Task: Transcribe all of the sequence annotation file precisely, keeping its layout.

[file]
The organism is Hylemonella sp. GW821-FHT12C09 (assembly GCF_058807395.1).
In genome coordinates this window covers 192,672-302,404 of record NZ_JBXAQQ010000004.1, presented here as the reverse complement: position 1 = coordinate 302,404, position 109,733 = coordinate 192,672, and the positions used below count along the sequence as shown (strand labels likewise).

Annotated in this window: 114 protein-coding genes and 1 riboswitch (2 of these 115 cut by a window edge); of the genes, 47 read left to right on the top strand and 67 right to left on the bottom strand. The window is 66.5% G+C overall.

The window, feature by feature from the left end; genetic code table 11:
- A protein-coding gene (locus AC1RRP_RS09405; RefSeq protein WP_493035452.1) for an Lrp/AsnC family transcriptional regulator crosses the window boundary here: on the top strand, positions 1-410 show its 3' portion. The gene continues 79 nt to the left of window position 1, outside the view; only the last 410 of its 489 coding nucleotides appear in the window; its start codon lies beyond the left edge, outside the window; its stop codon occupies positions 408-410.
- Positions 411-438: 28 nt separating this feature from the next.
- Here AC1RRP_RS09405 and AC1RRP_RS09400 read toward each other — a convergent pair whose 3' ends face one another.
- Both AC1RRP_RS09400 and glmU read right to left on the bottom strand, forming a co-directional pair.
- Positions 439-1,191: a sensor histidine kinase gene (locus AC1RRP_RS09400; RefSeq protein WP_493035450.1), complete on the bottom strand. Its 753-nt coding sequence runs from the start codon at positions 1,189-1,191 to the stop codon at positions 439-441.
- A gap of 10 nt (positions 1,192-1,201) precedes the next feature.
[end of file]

The organism is Hylemonella sp. GW821-FHT12C09 (assembly GCF_058807395.1).
In genome coordinates this window covers 192,672-302,404 of record NZ_JBXAQQ010000004.1, presented here as the reverse complement: position 1 = coordinate 302,404, position 109,733 = coordinate 192,672, and the positions used below count along the sequence as shown (strand labels likewise).

Annotated in this window: 114 protein-coding genes and 1 riboswitch (2 of these 115 cut by a window edge); of the genes, 47 read left to right on the top strand and 67 right to left on the bottom strand. The window is 66.5% G+C overall.

The window, feature by feature from the left end; genetic code table 11:
- A protein-coding gene (locus AC1RRP_RS09405; RefSeq protein WP_493035452.1) for an Lrp/AsnC family transcriptional regulator crosses the window boundary here: on the top strand, positions 1-410 show its 3' portion. The gene continues 79 nt to the left of window position 1, outside the view; only the last 410 of its 489 coding nucleotides appear in the window; its start codon lies beyond the left edge, outside the window; its stop codon occupies positions 408-410.
- Positions 411-438: 28 nt separating this feature from the next.
- Here AC1RRP_RS09405 and AC1RRP_RS09400 read toward each other — a convergent pair whose 3' ends face one another.
- Both AC1RRP_RS09400 and glmU read right to left on the bottom strand, forming a co-directional pair.
- Positions 439-1,191: a sensor histidine kinase gene (locus AC1RRP_RS09400; RefSeq protein WP_493035450.1), complete on the bottom strand. Its 753-nt coding sequence runs from the start codon at positions 1,189-1,191 to the stop codon at positions 439-441.
- A gap of 10 nt (positions 1,192-1,201) precedes the next feature.